Companies need to involve consumers more and offer personalised services if they want to harness to their advantage the fact that nowadays people are increasingly changeable and demanding.

The ‘Chameleon Consumer’ Demands More Personalisation and More Dialogue

Although social networks have enabled companies to get in touch with their customers more easily and in particular to gain a deeper understanding of who they are, this hasn’t made customer communication any easier. In a survey on the latest consumer trends worldwide, Ernst & Young highlights the existence of the ‘chameleon consumer’. This consumer knows a lot about the brand, but the brand isn’t often taking advantage of the information which could help it get to know its customers better. In addition, the consumer has conflicting preferences and facets which seem to vary over time and with the season. The result: "Consumers are harder to define, understand and please than ever before". The report concludes that only companies which make real and rapid efforts to get to know their customers and truly transform their organisations - and their offerings - along customer-centric lines will prosper.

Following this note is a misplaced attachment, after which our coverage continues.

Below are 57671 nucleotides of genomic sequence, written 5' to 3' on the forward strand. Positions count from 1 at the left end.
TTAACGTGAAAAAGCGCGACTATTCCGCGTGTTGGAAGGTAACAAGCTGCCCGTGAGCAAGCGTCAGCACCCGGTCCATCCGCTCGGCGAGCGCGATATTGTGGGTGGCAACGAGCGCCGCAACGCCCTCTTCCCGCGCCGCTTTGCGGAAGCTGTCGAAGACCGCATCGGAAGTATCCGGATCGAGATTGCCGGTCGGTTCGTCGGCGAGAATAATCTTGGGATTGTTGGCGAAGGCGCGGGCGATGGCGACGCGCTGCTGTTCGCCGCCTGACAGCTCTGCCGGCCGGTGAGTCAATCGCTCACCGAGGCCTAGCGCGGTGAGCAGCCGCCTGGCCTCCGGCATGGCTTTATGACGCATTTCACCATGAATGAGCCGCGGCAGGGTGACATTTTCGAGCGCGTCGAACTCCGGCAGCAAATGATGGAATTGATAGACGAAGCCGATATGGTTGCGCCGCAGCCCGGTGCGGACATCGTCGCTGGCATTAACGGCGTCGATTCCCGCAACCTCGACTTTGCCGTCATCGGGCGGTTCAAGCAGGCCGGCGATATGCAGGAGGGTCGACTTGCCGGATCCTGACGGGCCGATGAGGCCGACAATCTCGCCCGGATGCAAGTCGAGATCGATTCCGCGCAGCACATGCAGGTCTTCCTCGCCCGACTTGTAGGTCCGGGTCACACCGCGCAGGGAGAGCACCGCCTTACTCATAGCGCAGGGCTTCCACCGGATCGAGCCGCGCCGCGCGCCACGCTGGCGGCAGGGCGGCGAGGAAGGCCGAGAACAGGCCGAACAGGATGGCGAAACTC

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It comes as no surprise that the report recommends engaging in dialogue with customers. Nowadays however that should take place in neutral forums that are governed by new rules - social networks, for example. The survey shows that seven out of ten consumers currently trust their circle of friends, or go to blogs, rather than relying on the brand itself when choosing a product. The next piece of advice to companies is that they should climb on the bandwagon of service personalisation - offering service variants and being flexible when it comes to delivery and means of payment. Finally, the report suggests that a company should find opportunities for acting in partnership with its customers. These newly empowered consumers, the survey shows, want products and services to be designed, sold, delivered, serviced and purchased in a way that suits them. They want to be active co-creators of the company’s products. be harnessed

After all, who knows better than a customer what a customer wants? The report cites the example of giffgaff, a mobile operator already featured in L'Atelier, which offers very low communication tariffs. It’s up to customers to do the advertising and sometimes even after-sales service as well and in exchange they receive extra communication time. giffgaff’s customer satisfaction rate is 90% and 63% of its customers say they have recommended the service to their friends - proof positive that getting customers involved can be beneficial for everybody. The report also points to a split between mature and emerging market countries when it comes to brand loyalty. For example, just 24% of those surveyed in Western Europe say that the brand influences their purchasing decisions, compared with 40% in China and 34% in Brazil. And this appears to be equally true whether it’s the IT, ready-to-wear or automotive sector.